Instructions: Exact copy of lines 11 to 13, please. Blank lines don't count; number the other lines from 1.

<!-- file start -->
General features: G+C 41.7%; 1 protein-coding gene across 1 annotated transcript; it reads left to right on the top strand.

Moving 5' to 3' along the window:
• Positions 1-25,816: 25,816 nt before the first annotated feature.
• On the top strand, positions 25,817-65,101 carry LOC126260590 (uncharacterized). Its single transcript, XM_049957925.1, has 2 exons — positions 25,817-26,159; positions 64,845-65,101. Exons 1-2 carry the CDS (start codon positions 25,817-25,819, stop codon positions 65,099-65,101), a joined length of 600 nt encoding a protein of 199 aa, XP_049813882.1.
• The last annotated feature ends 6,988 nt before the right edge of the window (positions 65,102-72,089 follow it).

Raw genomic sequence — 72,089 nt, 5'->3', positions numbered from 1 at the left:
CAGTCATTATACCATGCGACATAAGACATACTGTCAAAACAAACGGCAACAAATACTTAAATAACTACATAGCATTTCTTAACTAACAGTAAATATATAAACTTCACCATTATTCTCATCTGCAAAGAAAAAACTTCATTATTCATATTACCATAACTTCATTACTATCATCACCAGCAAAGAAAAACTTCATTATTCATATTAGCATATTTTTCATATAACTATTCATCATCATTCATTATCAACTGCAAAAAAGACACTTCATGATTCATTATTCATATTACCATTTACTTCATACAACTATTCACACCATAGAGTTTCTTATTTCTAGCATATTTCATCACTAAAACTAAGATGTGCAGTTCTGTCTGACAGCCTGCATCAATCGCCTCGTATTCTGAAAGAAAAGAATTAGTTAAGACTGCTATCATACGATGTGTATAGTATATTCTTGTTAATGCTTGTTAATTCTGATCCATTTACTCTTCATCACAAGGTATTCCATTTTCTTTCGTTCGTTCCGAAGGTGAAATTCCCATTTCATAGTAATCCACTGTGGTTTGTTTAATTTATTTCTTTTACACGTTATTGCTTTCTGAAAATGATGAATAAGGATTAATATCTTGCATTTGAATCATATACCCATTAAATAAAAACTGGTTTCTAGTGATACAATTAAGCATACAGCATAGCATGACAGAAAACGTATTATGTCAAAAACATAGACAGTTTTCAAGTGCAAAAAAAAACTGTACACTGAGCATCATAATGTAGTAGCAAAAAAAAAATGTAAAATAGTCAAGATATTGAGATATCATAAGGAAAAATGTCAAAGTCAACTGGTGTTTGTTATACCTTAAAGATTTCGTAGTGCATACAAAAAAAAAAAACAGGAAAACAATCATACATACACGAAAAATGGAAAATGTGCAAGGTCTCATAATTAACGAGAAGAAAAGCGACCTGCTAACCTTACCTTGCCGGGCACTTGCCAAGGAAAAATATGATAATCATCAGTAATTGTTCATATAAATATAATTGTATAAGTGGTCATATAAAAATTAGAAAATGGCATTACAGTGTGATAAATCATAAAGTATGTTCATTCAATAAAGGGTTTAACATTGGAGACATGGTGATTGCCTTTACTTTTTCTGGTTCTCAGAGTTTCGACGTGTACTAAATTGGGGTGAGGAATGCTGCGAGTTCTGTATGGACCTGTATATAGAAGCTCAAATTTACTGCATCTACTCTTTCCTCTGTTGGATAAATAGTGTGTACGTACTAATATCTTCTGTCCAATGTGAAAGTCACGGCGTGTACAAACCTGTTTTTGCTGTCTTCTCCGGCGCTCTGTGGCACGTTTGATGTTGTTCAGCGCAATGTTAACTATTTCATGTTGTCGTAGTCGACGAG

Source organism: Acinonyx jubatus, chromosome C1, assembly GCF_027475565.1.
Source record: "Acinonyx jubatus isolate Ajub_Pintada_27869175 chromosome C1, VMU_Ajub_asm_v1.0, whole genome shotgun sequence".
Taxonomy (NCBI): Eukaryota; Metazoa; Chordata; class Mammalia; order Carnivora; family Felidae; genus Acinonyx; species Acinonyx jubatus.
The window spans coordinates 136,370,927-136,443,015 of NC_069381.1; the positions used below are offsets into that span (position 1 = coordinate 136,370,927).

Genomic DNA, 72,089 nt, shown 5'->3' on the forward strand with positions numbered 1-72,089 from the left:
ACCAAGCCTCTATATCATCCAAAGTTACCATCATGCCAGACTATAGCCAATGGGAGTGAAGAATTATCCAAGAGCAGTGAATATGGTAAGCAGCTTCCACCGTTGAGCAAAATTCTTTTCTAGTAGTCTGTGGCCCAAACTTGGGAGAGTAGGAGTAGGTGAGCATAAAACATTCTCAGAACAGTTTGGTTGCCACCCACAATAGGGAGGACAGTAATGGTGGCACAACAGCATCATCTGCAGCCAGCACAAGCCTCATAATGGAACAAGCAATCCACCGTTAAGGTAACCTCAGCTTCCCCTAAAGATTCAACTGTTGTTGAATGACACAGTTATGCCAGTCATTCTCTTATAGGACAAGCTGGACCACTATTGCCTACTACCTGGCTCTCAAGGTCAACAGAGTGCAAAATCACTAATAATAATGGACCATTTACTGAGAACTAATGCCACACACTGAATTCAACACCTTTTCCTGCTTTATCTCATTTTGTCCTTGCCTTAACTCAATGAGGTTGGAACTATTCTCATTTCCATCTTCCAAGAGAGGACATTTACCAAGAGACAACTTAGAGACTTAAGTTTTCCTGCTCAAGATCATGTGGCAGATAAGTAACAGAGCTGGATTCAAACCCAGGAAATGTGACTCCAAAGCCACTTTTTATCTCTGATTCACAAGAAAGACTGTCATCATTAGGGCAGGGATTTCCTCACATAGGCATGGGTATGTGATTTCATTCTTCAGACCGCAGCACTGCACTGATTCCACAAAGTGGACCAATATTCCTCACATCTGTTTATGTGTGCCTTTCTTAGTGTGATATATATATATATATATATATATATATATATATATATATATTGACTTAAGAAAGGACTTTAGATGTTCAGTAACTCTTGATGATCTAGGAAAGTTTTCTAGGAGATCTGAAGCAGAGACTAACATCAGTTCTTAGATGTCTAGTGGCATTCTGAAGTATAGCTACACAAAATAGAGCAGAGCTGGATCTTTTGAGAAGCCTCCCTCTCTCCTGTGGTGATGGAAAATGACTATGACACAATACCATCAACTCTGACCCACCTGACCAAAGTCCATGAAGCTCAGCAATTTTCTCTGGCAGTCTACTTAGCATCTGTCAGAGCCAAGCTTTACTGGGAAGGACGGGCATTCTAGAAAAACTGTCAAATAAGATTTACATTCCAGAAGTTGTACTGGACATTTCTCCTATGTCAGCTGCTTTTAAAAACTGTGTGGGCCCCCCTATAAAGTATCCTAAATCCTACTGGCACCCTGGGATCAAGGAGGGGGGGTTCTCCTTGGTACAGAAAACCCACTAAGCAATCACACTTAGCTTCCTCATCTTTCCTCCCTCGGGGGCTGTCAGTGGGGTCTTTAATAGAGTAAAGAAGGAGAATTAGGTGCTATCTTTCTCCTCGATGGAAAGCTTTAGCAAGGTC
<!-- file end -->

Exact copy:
The window spans coordinates 136,370,927-136,443,015 of NC_069381.1; the positions used below are offsets into that span (position 1 = coordinate 136,370,927).

Genomic DNA, 72,089 nt, shown 5'->3' on the forward strand with positions numbered 1-72,089 from the left:
ACCAAGCCTCTATATCATCCAAAGTTACCATCATGCCAGACTATAGCCAATGGGAGTGAAGAATTATCCAAGAGCAGTGAATATGGTAAGCAGCTTCCACCGTTGAGCAAAATTCTTTTCTAGTAGTCTGTGGCCCAAACTTGGGAGAGTAGGAGTAGGTGAGCATAAAACATTCTCAGAACAGTTTGGTTGCCACCCACAATAGGGAGGACAGTAATGGTGGCACAACAGCATCATCTGCAGCCAGCACAAGCCTCATAATGGAACAAGCAATCCACCGTTAAGGTAACCTCAGCTTCCCCTAAAGATTCAACTGTTGTTGAATGACACAGTTATGCCAGTCATTCTCTTATAGGACAAGCTGGACCACTATTGCCTACTACCTGGCTCTCAAGGTCAACAGAGTGCAAAATCACTAATAATAATGGACCATTTACTGAGAACTAATGCCACACACTGAATTCAACACCTTTTCCTGCTTTATCTCATTTTGTCCTTGCCTTAACTCAATGAGGTTGGAACTATTCTCATTTCCATCTTCCAAGAGAGGACATTTACCAAGAGACAACTTAGAGACTTAAGTTTTCCTGCTCAAGATCATGTGGCAGATAAGTAACAGAGCTGGATTCAAACCCAGGAAATGTGACTCCAAAGCCACTTTTTATCTCTGATTCACAAGAAAGACTGTCATCATTAGGGCAGGGATTTCCTCACATAGGCATGGGTATGTGATTTCATTCTTCAGACCGCAGCACTGCACTGATTCCACAAAGTGGACCAATATTCCTCACATCTGTTTATGTGTGCCTTTCTTAGTGTGATATATATATATATATATATATATATATATATATATATATATTGACTTAAGAAAGGACTTTAGATGTTCAGTAACTCTTGATGATCTAGGAAAGTTTTCTAGGAGATCTGAAGCAGAGACTAACATCAGTTCTTAGATGTCTAGTGGCATTCTGAAGTATAGCTACACAAAATAGAGCAGAGCTGGATCTTTTGAGAAGCCTCCCTCTCTCCTGTGGTGATGGAAAATGACTATGACACAATACCATCAACTCTGACCCACCTGACCAAAGTCCATGAAGCTCAGCAATTTTCTCTGGCAGTCTACTTAGCATCTGTCAGAGCCAAGCTTTACTGGGAAGGACGGGCATTCTAGAAAAACTGTCAAATAAGATTTACATTCCAGAAGTTGTACTGGACATTTCTCCTATGTCAGCTGCTTTTAAAAACTGTGTGGGCCCCCCTATAAAGTATCCTAAATCCTACTGGCACCCTGGGATCAAGGAGGGGGGGTTCTCCTTGGTACAGAAAACCCACTAAGCAATCACACTTAGCTTCCTCATCTTTCCTCCCTCGGGGGCTGTCAGTGGGGTCTTTAATAGAGTAAAGAAGGAGAATTAGGTGCTATCTTTCTCCTCGATGGAAAGCTTTAGCAAGGTC